The Society is squarely in the Fabian tradition of applying progressive values to contemporary issues. First established in the UK by Sidney and Beatrice Webb, the UK Society has had a major influence on British policy formation in its 100+ years of work.

This – of course – is the outfit that included in its membership one of the blokes Alf mentioned yesterday, Edward Carpenter, English socialist, philosopher and – to use the language of political correctness – gay activist.

But it seems these Fabians also believe in a New World Order.

I will not delve into the initial beginning of this “New World Order”, but I begin at a pertinent point in its history that will, hopefully, explain just what they plans have been, how those plans have been implemented and how they will ultimately be defeated by their own plans.

It is vital to understand that the New World Order is inextricably tied to the Fabian Socialists which formed in England during the later part of the 1800s and their intricate plans for a global fascist-socialistic society. In fact, there is no New World Order outside of the Fabian Socialist agenda. It should be remembered that the Fabian Socialists were equally accepted in both the Nazi/Fascist and the Communist/Marxist/Leninist/Maoist/Trotskite ideologies. The Fabians have been, throughout their history, political and social chameleons who have, through stealth and deception, changed their outer skin to infiltrate every political, social and educational institution around the world, particularly in Great Britain and the United States. Speaking of chameleons, the primary symbol of the Fabians is a “wolf wrapped in a sheep’s skin”.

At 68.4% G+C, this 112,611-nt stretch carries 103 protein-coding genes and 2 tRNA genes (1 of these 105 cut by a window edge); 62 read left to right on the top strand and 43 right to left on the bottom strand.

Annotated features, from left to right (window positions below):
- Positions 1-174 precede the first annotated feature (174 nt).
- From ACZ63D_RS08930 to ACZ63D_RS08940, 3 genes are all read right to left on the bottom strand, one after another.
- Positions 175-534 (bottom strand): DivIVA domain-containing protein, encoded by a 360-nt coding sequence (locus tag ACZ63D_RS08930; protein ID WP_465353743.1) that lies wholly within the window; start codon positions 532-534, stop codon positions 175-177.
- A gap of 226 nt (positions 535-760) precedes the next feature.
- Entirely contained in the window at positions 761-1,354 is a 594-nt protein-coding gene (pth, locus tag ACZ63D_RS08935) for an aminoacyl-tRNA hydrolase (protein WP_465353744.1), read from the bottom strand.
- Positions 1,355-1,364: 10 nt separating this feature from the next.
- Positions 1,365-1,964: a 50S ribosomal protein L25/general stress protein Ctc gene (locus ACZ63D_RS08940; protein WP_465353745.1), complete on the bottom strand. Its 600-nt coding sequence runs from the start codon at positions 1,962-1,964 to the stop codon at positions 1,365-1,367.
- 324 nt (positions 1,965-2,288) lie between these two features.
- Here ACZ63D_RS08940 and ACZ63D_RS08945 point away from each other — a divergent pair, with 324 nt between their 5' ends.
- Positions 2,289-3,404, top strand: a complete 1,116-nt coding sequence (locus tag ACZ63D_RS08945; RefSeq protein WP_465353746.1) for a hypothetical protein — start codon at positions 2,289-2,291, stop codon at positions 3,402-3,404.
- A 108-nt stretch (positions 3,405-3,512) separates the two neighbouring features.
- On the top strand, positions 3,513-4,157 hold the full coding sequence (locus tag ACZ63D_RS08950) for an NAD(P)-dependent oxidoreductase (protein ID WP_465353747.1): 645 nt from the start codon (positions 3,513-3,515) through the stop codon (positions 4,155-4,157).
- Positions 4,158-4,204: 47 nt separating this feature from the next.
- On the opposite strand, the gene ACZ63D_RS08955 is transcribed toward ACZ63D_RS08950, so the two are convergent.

Arnold Toynbee, another of the Fabian gang, is on record as saying:

“We are at present working discreetly, but with all our might, to wrest this mysterious force called sovereignty out of the clutches of the local national states of the world. And all the time we are denying with our lips what we are doing with our hands.”

It is not plain from this remark what “we” are actually up to with our hands.

Wanking, Alf suspects.